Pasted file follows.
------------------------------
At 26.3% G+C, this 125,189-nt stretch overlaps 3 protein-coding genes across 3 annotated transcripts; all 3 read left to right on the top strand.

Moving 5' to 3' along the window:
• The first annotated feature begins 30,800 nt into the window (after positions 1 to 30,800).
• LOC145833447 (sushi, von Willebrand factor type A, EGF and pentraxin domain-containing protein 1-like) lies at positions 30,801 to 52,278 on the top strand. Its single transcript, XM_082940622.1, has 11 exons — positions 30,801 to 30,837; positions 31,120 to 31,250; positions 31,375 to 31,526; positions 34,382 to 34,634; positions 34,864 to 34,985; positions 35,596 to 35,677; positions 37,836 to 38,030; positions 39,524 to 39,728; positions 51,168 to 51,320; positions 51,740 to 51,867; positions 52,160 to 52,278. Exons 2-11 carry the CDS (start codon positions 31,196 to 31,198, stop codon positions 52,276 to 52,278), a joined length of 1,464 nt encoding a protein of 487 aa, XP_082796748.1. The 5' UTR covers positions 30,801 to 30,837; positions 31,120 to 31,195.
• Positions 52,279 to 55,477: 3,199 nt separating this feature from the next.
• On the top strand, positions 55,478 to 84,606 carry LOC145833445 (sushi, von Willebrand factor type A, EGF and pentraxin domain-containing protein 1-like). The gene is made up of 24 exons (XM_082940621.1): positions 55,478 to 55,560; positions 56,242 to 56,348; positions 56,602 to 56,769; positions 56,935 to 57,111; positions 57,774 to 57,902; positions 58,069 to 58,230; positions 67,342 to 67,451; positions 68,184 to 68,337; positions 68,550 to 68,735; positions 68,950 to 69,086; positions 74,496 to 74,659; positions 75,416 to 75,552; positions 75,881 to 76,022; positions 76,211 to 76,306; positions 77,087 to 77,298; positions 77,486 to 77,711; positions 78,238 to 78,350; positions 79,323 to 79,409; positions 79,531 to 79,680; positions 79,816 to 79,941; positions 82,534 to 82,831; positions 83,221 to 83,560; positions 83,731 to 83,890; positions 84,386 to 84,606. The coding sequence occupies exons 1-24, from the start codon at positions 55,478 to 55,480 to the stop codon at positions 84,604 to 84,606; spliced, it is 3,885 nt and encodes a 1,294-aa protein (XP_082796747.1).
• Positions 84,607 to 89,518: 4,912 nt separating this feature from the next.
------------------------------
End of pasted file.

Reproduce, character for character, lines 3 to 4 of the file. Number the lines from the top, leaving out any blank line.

• The first annotated feature begins 30,800 nt into the window (after positions 1 to 30,800).
• LOC145833447 (sushi, von Willebrand factor type A, EGF and pentraxin domain-containing protein 1-like) lies at positions 30,801 to 52,278 on the top strand. Its single transcript, XM_082940622.1, has 11 exons — positions 30,801 to 30,837; positions 31,120 to 31,250; positions 31,375 to 31,526; positions 34,382 to 34,634; positions 34,864 to 34,985; positions 35,596 to 35,677; positions 37,836 to 38,030; positions 39,524 to 39,728; positions 51,168 to 51,320; positions 51,740 to 51,867; positions 52,160 to 52,278. Exons 2-11 carry the CDS (start codon positions 31,196 to 31,198, stop codon positions 52,276 to 52,278), a joined length of 1,464 nt encoding a protein of 487 aa, XP_082796748.1. The 5' UTR covers positions 30,801 to 30,837; positions 31,120 to 31,195.